Monday, November 20, 2017

CALL TO WORSHIP FOR NATIVE AMERICAN TRADITION


CALL TO WORSHIP FROM NATIVE AMERICAN TRADITION

(FACE EAST)
L:  From the East, the direction of the rising sun, we receive peace and light and wisdom and knowledge,
P:  We are grateful for these gifts, O God,
(FACE SOUTH)
L: From the South comes warmth, guidance, and the beginning and the end of life,
P:  We are grateful for these gifts, O God,
(FACE WEST)
L:  From the West comes the rain, purifying waters, to sustain all living things,
P:  We are grateful for these gifts, O God,
(FACE NORTH)
L:  From the North comes the cold and mighty wind, the white snows, giving us strength and endurance,
P:  We are grateful for these gifts, O God,
(FACE UPWARD)
L:  From the heavens we receive darkness and light, the air of Your breath, and messages from Your winged creatures,
P:  We are grateful for these gifts, O God,
(FACE DOWNWARD)
L:  From the earth we come, and to earth we will return,
P:  We are grateful for Your creation Mother Earth, O God,
ALL:  May we walk good paths, O God, living on this earth as sisters and brothers should, rejoicing in one another’s blessing, sympathizing in one another’s sorrows, and together with You renewing the face of the earth.  Amen.

In this call to worship which we used at Oakhurst, I am reminded of how far ahead Native Americans have been of Anglos and others in regard to environmental issues.   One of the early Anglo arguments to justify the taking of land and life from Native Americans was that they let the land lie fallow and refused to develop it.   The rapacious and unchecked capitalist spirit ran over everything, including the people who lived on the land.  That spirit obviously continues and seeks to strengthen its destructive ways.   Developers in metro Atlanta destroy 50 acres of trees a day in our stunning destruction of the earth in order to get money.   As we watch the environment make a huge pivot in response to our Western-driven desire for more and more stuff, we can hear the echoes and the current calls for re-orientation and change in Native American life.  There is little doubt, except among those like Roy Moore and his ilk, that unless we change and re-orient our relationship to the earth and the environment, we will all choke and drink and eat and smash ourselves to death.   Many scientists and educated observers believe that it may be too late already.  Would that we had listened, or even now would listen, to a different cultural point of view!  No romantic, guilt-driven acknowledgment of Native American life, but rather a sense of a life-saving orientation toward humanity and toward the earth and its creatures.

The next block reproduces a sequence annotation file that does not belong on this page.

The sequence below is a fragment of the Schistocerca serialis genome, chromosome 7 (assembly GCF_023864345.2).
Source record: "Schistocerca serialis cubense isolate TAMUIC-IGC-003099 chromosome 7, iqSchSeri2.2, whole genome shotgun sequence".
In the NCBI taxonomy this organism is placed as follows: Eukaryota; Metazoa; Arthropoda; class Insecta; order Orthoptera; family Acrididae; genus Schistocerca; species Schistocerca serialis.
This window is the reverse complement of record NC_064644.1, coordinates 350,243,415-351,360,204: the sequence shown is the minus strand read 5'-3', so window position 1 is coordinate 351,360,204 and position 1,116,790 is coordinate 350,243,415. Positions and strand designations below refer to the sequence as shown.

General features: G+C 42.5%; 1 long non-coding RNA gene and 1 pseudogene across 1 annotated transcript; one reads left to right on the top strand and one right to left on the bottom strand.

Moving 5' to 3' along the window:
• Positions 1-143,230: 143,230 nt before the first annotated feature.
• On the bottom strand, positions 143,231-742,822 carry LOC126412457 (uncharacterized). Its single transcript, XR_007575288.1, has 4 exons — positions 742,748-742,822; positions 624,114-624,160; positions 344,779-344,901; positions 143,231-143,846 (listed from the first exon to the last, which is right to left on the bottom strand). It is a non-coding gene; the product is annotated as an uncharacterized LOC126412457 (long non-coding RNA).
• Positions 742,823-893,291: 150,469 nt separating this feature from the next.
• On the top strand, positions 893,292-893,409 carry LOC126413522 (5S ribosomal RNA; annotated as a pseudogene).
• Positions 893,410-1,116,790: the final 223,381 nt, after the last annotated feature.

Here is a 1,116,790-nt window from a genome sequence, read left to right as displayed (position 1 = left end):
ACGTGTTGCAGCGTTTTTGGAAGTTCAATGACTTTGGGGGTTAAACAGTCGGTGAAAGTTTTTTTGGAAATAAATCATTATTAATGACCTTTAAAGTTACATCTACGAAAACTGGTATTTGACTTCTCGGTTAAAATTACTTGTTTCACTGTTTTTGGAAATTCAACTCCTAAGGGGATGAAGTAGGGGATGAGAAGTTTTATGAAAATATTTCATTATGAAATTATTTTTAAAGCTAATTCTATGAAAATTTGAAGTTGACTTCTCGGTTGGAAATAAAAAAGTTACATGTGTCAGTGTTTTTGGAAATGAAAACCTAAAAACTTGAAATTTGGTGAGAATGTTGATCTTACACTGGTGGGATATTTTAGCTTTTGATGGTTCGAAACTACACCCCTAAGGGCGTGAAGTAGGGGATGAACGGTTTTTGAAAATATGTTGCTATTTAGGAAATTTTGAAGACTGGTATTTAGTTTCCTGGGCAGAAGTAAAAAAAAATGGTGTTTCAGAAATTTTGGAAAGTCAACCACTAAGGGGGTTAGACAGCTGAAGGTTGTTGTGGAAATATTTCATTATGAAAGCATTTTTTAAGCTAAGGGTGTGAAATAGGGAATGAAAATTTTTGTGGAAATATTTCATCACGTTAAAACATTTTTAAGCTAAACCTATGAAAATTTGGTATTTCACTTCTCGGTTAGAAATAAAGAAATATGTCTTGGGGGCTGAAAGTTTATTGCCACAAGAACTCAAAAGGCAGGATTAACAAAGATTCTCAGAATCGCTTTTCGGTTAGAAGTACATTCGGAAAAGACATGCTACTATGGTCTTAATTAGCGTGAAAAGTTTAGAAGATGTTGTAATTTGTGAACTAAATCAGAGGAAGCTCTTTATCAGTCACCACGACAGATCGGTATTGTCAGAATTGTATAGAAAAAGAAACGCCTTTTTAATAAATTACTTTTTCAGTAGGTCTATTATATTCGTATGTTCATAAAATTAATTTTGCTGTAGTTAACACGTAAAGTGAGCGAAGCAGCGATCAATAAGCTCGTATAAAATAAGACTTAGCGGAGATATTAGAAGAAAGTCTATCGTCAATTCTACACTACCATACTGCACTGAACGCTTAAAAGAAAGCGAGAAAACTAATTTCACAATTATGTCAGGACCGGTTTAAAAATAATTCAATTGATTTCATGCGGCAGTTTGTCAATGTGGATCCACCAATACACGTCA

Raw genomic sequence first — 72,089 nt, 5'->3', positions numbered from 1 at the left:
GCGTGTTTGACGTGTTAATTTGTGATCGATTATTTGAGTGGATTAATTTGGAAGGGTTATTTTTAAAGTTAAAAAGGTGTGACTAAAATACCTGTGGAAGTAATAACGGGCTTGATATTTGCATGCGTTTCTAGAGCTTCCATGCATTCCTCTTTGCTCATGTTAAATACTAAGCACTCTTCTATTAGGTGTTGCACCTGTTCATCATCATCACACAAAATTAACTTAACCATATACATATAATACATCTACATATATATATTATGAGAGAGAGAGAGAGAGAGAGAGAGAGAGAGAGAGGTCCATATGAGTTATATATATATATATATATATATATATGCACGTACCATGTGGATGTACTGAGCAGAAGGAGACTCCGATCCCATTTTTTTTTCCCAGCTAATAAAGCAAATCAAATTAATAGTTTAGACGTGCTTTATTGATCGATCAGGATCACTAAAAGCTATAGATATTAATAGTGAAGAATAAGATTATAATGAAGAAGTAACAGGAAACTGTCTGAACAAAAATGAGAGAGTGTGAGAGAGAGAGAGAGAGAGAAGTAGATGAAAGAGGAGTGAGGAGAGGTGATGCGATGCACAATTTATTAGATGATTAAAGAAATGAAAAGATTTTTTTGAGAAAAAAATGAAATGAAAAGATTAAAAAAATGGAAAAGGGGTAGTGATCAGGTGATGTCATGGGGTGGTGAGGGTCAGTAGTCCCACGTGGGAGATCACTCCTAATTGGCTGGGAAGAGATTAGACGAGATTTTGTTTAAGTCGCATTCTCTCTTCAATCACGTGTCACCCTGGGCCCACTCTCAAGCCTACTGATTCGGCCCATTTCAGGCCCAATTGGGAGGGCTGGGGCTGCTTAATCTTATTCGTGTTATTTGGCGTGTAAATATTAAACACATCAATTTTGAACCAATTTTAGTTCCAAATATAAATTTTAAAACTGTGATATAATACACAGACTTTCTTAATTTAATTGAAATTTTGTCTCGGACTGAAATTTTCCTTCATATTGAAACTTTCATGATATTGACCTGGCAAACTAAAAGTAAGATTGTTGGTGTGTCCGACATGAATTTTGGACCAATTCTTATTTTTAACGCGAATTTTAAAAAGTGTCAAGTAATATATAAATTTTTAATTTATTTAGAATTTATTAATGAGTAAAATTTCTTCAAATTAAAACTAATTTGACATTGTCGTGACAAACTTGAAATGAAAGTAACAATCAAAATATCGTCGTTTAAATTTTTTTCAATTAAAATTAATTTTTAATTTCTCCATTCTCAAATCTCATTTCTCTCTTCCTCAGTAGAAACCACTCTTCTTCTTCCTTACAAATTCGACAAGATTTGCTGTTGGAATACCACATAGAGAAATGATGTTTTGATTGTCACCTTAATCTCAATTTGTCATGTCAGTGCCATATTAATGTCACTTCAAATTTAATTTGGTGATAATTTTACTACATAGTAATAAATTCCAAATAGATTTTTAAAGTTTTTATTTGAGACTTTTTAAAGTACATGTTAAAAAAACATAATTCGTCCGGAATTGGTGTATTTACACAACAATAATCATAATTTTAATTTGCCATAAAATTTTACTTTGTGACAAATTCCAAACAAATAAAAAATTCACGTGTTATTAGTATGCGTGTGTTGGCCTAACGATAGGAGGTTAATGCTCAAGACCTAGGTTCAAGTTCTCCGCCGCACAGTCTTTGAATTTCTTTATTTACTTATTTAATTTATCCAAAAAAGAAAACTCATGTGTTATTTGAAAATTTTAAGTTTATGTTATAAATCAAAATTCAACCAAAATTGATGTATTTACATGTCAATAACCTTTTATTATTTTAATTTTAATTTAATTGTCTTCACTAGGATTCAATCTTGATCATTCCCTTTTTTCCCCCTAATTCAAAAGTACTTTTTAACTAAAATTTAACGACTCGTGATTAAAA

In his “Notes on the State of Virginia,” written in 1785, Thomas Jefferson ruminates on whether other cultures really have equal humanity to that of Anglos.  Not surprisingly, he does not think so.  He is fairly certain that those of African descent will never be human beings equal to Anglos, but he wonders a bit about the equality of Native Americans.  He does not believe that those who were here when the Europeans came are currently equal to the Anglos, but he opines that he does not yet have enough scientific evidence either way to say whether they ever would be.  That sense of entitlement, that sense of the ownership of equality has plagued all of us for so many centuries in the colonizing of peoples and lands by Europeans and in the struggles of the American experiment.  Perhaps it is time to recognize that if there is some group who is not “equal,” it is the Anglos, it is those who created “race” and used that idea to do all sorts of terrible things to those who were deemed outside of the circle of humanity.

So, let us all consider these proverbs from the Native American tradition, as we gather for Thanksgiving this week.

“When all the trees have been cut down,
when all the animals have been hunted,
when all the waters are polluted,
when all the air is unsafe to breathe,
only then will you discover you cannot eat money.”
—Cree Prophecy

“Treat the earth well: it was not given to you by your parents, it was
loaned to you by your children. We do not inherit the Earth from our
Ancestors, we borrow it from our Children.”

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